tracycembor

Writer. Adventurer. Currently working on The Dreamless City, a series of steampunk novels and short stories.

Word Counts and Bottom Line

I’m planning to self-publish once my books are ready to be shared with readers. I don’t think that Big Six Publishers (although it is more like Big Five with Penguin and Random House joined up) bring enough to the table for me to be interested in them. I want control of my creative content – what, when, where, how, and how much. It is a lot more work for me personally, but I believe the end result will bring me more happiness and success than hanging my dreams on one of publishers’ stars.

Digital and audio versions are no-brainer formats. Ebooks are here to stay, and they are especially popular in genre fiction markets. Podcasts and audio books are great because you can listen while doing other tasks, like driving or folding laundry (I’ll get right on that load in the dryer, I promise). I think audio books are still evolving through new distribution platforms. Audible in its current state is horrible. There will be a better delivery service out there eventually to take the place of subscription fees and antiquated pricing models.

I still like paper books. I don’t think they are evil or that they will ever go away. It is like the difference between the lightbulb and candlelight for me. The lightbulb, or digital book, may become the primary form, but it is not a complete substitution for candlelight, or a paper book. If I get to the point where I can travel and meet people to talk about my books, I realized that I still want to have a physical copy to offer them.

This seems like an awkward conversation to have:
Them: “Hi, nice to meet you”
Me: “Thanks. I wrote this book. I’d like you to check it out.”
Them: “Okay. Do you have a copy I can check out?”
Me: “Er…no. You can check out reviews of it on Goodreads.”
Them: “Do you have a copy I can flip through?”
Me: “I have a sample chapter posted on my website.”
Them: “Can I buy a copy of the book from you today?”
Me: “You can buy it through the online store.”
Them: …

So, yeah, I need to have a physical copy of my book, which gets into some bottom line cost analysis. Not to bore you with the details, I figured out that printing a 200 page book (approx. 50k words) costs less than printing a 300 page book (approx. 75k words). Shocking, isn’t it? The trouble is that people don’t say, “Oh, I will only pay $4.99 for 200 pages, but I’ll pay $9.99 for 300 pages.” In paperback format, books go for $7.99-ish, doesn’t matter then number of pages.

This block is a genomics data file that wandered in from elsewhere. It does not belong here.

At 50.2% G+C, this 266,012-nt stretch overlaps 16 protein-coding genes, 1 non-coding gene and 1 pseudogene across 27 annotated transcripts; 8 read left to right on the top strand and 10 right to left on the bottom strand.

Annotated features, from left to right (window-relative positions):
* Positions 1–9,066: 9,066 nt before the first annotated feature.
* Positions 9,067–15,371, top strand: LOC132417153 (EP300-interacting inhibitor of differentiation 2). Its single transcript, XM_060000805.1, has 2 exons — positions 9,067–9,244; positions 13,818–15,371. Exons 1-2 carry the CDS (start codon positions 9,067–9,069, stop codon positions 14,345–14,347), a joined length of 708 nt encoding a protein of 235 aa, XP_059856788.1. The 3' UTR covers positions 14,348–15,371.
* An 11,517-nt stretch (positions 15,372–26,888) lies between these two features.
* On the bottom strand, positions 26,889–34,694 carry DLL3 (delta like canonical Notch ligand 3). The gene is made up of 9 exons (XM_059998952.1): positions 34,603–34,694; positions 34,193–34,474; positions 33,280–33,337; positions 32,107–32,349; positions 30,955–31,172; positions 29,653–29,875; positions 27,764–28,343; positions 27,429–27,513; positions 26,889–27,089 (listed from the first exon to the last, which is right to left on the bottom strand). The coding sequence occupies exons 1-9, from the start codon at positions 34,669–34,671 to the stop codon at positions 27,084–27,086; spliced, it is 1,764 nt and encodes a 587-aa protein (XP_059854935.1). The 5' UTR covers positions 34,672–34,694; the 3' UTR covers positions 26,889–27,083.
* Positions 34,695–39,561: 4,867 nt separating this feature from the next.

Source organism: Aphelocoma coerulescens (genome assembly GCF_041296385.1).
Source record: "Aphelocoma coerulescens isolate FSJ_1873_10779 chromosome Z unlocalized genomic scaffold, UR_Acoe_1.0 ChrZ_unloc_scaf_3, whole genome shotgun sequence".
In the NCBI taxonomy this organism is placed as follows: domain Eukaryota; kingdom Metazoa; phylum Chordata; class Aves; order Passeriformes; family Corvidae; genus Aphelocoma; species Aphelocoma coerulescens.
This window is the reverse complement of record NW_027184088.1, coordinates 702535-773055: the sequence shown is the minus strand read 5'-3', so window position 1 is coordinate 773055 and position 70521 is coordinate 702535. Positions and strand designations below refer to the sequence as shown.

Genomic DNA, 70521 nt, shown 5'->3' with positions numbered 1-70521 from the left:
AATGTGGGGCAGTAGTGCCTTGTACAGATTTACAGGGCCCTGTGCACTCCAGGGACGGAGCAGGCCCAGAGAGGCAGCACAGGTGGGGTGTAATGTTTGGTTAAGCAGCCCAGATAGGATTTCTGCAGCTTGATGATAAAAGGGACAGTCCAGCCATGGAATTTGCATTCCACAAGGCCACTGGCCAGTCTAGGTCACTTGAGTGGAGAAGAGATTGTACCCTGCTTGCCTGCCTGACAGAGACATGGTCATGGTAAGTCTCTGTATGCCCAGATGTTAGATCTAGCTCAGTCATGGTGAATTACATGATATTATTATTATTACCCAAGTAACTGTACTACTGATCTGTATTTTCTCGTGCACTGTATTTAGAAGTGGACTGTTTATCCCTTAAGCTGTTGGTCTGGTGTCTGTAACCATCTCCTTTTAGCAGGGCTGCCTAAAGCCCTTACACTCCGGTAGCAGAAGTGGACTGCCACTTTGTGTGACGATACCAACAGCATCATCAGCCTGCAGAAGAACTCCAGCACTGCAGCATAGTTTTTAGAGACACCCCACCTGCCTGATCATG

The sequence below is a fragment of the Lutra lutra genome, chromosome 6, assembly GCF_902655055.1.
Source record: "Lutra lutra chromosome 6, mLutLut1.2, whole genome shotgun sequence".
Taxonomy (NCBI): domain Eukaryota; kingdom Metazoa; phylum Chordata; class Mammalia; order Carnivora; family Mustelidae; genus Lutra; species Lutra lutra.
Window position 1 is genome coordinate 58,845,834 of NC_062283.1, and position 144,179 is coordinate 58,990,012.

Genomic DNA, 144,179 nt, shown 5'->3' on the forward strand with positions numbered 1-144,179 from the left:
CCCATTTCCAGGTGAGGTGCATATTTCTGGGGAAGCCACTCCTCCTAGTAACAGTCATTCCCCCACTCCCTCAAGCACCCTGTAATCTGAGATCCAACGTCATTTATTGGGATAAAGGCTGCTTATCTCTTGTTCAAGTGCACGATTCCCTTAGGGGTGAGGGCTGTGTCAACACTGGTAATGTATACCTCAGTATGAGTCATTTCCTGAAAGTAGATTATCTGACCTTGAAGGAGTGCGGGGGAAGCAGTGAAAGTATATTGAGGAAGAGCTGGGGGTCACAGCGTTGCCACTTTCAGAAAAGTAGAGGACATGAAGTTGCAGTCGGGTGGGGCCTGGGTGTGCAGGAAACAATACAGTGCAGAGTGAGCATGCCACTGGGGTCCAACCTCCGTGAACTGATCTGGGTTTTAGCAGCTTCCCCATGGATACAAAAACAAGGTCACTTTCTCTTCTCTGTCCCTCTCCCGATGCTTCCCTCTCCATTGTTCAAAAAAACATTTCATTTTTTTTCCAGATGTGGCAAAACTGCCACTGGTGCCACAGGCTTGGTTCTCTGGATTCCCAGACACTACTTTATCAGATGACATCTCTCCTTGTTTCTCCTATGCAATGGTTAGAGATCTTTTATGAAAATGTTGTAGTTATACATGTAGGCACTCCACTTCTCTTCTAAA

As I am wrapping up my rough draft and thinking about revisions going forward, I don’t want to end up with a 500 page book that I’d have to sell for $15.99 to break even on printing and shipping (price is somewhat exaggerated). You don’t make money on the time you pour into writing a book, but I don’t want to lose money by storing books in my garage that I’d have to sell at a loss to move. That is bad business. I planned my book with 30 chapters. I’m considering tightening up the story and cutting it down to 20-25 chapters. Maybe a couple of great ideas or scenes can get reworked for book two, or I’ll just share them as a short story on the website one day. I want to offer a final product (book) that makes the customer (reader) happy and makes me happy (able to afford groceries) too.

How much does the word count of a novel factor into the enjoyment of that book?

3 comments on “Word Counts and Bottom Line

  1. slepsnor
    March 13, 2013

    Personally, word and page count don’t really matter. It’s quality over quantity when it comes to writing. A 600-page book that doesn’t really tell a story will always lose to a 50-pager that grips the reader.

    From personal experience, I’m seeing that e-books sell better for new authors when priced low. You can always adjust the price as your fanbase grows and more of your books come out. The trick is getting people to give you a chance, which is where a low price is helpful. I was always told that a fanbase comes first and then you can worry about making money.

    Createspace is decent for making paperbacks and connects to Amazon Kindle to give you an ebook version too. Smashwords works for all non-Kindle readers. It’s more beneficial to use all of these sites for your book to avoid isolating a group of potential readers. My book is $10 on Createspace, but I had to put it at 8.5 x 11 sizing to get it there. Otherwise, it would be $20 and I’m sure it would never sell. When starting out, you gotta do some odd things to make yourself more cost effective.

    • tracycembor
      March 13, 2013

      Thanks for sharing your insights. It’s great to hear from someone with self-publishing experience. I’m hoping to start my own trials and travails soon.

  2. Jules
    May 24, 2014

    It matters to me. I would basically never buy a thick book by an unknown author, and also shy away from it by known authors really, with some exceptions.

    I think the 50-75k words a good space to prove your worth as an author/storyteller.

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This entry was posted on January 18, 2013 by in Uncategorized and tagged , , , , , , .

Posting Schedule for 2014-15

Monday through Friday I will be posting about writing as business and craft, the science of creativity, all things steampunk, and progress on The Dreamless City.

Weekends are reserved for my Music Playlist.

Writers of the Future Honorable Mention

About the Author

Tracy Cembor attempts to juggle a preschooler and a baby, a full-time job, random geekery, and the writing life. Currently working on The Dreamless City, a steampunk urban fantasy novel. Come join the adventure.
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